IP – 24.2
Best – Rogan (53)
Worst – Ryan (73.3)

ERA – 4.38
Best – O’Malley (2.86)
Worst – Netter (2.20)

WHIP – 1.46
Best – Hangley (1.27)
Worst – Ryan (0.97)

Saves – 6
Best – Barbieri (31)
Worst – Netter (45)

Familia wasn’t quite himself when he returned, but before he could get back on track he went down with an arterial blood clot in his right shoulder. He didn’t return until the end of August, and by then the season was down the tubes, Reed was gone, and Marlins closer AJ Ramos was now Mets closer AJ Ramos. It was a weird year.

Next up, interim-that-turned-out-kind-of-long-term-closer Reed:

IP – 76
Best – Rogan (76)
Worst – Barbieri (46)

ERA – 2.84
Best – O’Malley (2.80)
Worst – Barbieri (3.59)

WHIP – 1.05
Best – Netter (1.05)
Worst – Barbieri (1.26)

Saves – 19
Best – Walendin (16)
Worst – Barbieri, Fox, Netter, Ryan (8)

While Reed’s 2017 wasn’t quite as strong as his 2016, it was certainly a fairly strong season. That Reed ended the season in a Red Sox uniform bespoke the season’s putrid turn, but hey the Mets got relief prospects for him or something.

The killer Reed-Familia duo of 2015 and (especially) 2016 never re-emerged, but at the end of the day that turned out to be the least of the Mets’ problems this past season. With Ramos on the roster and a hopefully healthy Familia ready to reclaim his glory, it’ll be interesting to see what direction Mickey Callaway takes with the back end of the bullpen. It’s just one of many challenges facing him as he starts his Mets managerial career, though it’d be shocking to see anyone but Familia closing games in 2018.

Mets360 2017 projection review: Asdrubal Cabrera

Will they or won’t they? That’s the question on Mets fans minds with regard to the next player in our projection review series, Asdrubal Cabrera. The SS/2B/3B has a team option for 2018 worth $8.5 million that, realistically, the team is likely to exercise. Whether that is a okay thing or an not so okay thing depends on his role, as his future offensive outlook up the middle is more appealing than at the hot corner (though his defense is certainly not). Below was our official projection:

PA – 526
AVG – .270
OBP – .329
SLG – .437
HR – 17
RBI – 64
HR/FB% – 9.8

Here’s how Cabrera actually did, with the best and worst individual projections among our group:

PA – 540
Best – Rogan (540)
Worst – Joura (444)

AVG – .280
Best – Netter, Hangley (.281)
Worst – Allison (.265)

OBP – .351
Best – Barbieri (.340)
Worst – Koehler (.320)

SLG – .434
Best – O’Malley (.437)
Worst – Allison (.472)

HR – 14
Best – Hangley (14)
Worst – Koehler (21)

RBI – 59
Best – Koehler (60)
Worst – Ryan (83)

HR/FB% – 9.7
Best – Ryan (9.8)
Worst – Koehler (13.5)

As a group, we were very close to his actual performance, indicating he had a very Cabrera-like year (complete with a late-season surge). In fact, offensively his 2017 was similar to his 2016 mostly across the board (111 and 119 wRC+, respectively). His performance was almost two full wins (fWAR) less this season than last, however. Some of that has to do with a noticeable drop in power. Most of it is because, while he played shortstop exclusively in 2016, he played more than half of his games at second base and third base in 2017.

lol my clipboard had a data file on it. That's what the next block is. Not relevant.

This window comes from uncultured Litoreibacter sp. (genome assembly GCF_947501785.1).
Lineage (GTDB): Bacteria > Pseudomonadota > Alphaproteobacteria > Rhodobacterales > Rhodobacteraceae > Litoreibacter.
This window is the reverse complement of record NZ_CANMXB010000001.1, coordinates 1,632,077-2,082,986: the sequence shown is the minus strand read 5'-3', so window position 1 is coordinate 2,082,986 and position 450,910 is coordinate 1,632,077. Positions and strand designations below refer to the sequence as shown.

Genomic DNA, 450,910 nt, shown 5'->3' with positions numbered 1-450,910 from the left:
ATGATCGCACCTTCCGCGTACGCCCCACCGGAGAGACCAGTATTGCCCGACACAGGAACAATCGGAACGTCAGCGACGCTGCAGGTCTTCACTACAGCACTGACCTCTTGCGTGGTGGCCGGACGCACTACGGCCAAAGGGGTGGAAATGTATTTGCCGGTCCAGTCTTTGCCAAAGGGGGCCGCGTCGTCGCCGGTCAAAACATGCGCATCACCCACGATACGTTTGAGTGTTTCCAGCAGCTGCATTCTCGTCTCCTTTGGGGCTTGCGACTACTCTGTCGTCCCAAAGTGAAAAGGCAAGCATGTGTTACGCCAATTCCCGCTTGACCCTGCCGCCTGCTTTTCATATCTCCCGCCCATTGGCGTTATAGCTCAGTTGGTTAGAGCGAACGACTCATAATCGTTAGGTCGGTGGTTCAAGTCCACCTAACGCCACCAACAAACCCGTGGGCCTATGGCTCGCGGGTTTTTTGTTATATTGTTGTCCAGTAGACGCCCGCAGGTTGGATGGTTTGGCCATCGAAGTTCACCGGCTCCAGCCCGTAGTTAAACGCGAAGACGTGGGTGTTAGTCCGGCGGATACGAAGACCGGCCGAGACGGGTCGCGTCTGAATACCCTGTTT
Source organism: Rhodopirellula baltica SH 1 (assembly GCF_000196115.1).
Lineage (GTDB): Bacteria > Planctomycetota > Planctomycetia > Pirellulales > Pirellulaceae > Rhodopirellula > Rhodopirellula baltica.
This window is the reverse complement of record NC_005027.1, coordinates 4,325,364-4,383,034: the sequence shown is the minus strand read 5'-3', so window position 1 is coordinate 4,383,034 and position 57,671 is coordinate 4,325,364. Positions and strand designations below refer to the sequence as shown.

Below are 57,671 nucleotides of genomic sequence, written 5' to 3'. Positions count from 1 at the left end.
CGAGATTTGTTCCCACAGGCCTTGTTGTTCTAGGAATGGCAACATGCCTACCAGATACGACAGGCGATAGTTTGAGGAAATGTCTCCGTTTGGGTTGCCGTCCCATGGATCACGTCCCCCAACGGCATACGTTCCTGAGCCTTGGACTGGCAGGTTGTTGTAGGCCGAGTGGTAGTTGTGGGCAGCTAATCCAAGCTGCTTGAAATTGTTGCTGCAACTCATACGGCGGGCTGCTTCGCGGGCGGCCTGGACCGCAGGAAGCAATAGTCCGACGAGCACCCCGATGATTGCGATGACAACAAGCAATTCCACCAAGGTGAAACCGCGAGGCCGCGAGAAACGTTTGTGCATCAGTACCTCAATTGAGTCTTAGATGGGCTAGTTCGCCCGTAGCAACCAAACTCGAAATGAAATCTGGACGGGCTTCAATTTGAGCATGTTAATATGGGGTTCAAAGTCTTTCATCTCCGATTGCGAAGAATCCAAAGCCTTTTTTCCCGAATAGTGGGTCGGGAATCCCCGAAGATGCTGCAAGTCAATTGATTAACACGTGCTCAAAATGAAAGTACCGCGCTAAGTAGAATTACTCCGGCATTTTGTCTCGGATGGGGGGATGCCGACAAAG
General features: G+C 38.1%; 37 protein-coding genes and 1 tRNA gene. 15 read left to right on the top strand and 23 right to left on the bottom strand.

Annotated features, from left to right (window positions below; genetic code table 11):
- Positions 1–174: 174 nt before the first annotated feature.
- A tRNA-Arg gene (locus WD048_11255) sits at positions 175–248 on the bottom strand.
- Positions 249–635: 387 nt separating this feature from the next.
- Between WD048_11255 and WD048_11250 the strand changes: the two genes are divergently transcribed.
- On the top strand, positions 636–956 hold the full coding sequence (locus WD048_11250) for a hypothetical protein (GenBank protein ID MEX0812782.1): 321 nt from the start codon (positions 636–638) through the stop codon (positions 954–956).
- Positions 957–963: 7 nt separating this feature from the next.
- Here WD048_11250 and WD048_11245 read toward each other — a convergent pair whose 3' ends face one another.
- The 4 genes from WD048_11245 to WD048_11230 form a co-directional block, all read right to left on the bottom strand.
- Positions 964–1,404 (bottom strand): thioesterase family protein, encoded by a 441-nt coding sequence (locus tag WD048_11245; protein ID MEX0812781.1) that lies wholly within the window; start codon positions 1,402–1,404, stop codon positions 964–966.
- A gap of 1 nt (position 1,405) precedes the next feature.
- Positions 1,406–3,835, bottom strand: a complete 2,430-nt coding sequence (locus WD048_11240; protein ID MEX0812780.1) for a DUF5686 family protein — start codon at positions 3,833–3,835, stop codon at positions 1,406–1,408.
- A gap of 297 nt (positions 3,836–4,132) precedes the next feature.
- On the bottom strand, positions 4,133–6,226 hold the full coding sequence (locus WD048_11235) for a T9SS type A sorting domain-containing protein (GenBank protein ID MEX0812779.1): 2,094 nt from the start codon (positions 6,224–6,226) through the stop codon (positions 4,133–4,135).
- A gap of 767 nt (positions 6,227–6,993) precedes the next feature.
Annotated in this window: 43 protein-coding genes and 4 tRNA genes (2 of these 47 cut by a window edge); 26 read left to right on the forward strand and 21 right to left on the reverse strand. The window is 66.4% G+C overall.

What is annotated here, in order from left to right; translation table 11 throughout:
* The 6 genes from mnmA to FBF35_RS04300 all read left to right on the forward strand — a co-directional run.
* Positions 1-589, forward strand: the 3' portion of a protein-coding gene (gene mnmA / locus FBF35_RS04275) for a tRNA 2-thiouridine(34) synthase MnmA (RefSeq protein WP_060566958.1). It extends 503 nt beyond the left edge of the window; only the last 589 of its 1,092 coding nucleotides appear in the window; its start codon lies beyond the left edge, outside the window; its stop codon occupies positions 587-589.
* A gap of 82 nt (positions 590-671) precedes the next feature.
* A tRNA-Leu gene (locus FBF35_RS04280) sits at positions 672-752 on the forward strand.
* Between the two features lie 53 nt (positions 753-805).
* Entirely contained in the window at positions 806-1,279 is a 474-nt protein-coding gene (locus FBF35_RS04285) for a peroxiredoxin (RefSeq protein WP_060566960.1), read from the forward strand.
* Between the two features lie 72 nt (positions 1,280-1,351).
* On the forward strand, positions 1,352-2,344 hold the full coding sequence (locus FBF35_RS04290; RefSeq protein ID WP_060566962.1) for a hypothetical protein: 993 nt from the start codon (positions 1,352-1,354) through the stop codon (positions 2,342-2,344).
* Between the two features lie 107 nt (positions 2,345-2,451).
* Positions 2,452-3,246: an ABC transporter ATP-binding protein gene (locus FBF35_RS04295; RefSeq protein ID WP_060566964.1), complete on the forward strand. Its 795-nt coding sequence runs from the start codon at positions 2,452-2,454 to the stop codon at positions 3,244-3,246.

This is worth keeping in mind when it comes to the team option on his contract for 2018. With Amed Rosario taking over at shortstop, Cabrera will never match the 3.0 fWAR he provided in 2016 at third or second. Is that worth $8.5 million? At 1.0-1.5ish fWAR, sure, technically. It would be nice if the Mets could upgrade at both second base and third base, but the options are limited.

Mets360 2017 projection review: Robert Gsellman

Next up in our preseason projection review series is Robert Gsellman. I don’t think many folks expected such a terrible season for the young righty who dazzled in his 2016 audition. In fact, our reader poll back in February overwhelmingly chose him as the preferred fifth starter heading into the season. To say things didn’t go as planned is an understatement, but below was our official projection:

IP – 137
ERA – 3.50
K – 120
BB – 41
HR – 11
FIP – 3.39
LOB% – 74.5

Here’s how Gsellman actually did, with the best and worst individual projections among our group:

IP – 119.2
Best – Netter (120)
Worst – Joura (178)

ERA – 5.19
Best – Barbieri (4.11)
Worst – Hangley (2.96)

Ks – 82
Best – Koehler (78)
Worst – Fox (160)

BB – 42
Best – Koehler (39), O’Malley (45)
Worst – Hangley (22)

HR – 17
Best – Walendin (16)
Worst – O’Malley (5)

FIP – 4.89
Best – Koehler (4.24)
Worst – O’Malley (2.79)

LOB% – 62.7
Best – Barbieri (72.4)
Worst – Ryan (80.5)

Hey, we almost pegged the walks! Unfortunately for the Mets and Gsellman (and fans), the most pessimistic of our individual projections were generally the most accurate. He had a tough time straight out the gate this season, with only a few performances of note. It should be pointed out that, beyond his poor performance, many of our projections took a hit simply because of the time he spent not pitching. Specifically, his innings were reduced due to injury, getting yanked from the rotation, and ultimately getting optioned to AAA.

Top the poor results off with a brief but public spat with the General Manager, and you have yourself a year to forget. It’s tough to say what Gsellman’s role will be on the 2018 team, but with the dumpster fire that was the 2017 pitching staff he has as good a shot as any to end up either in the rotation or the bullpen.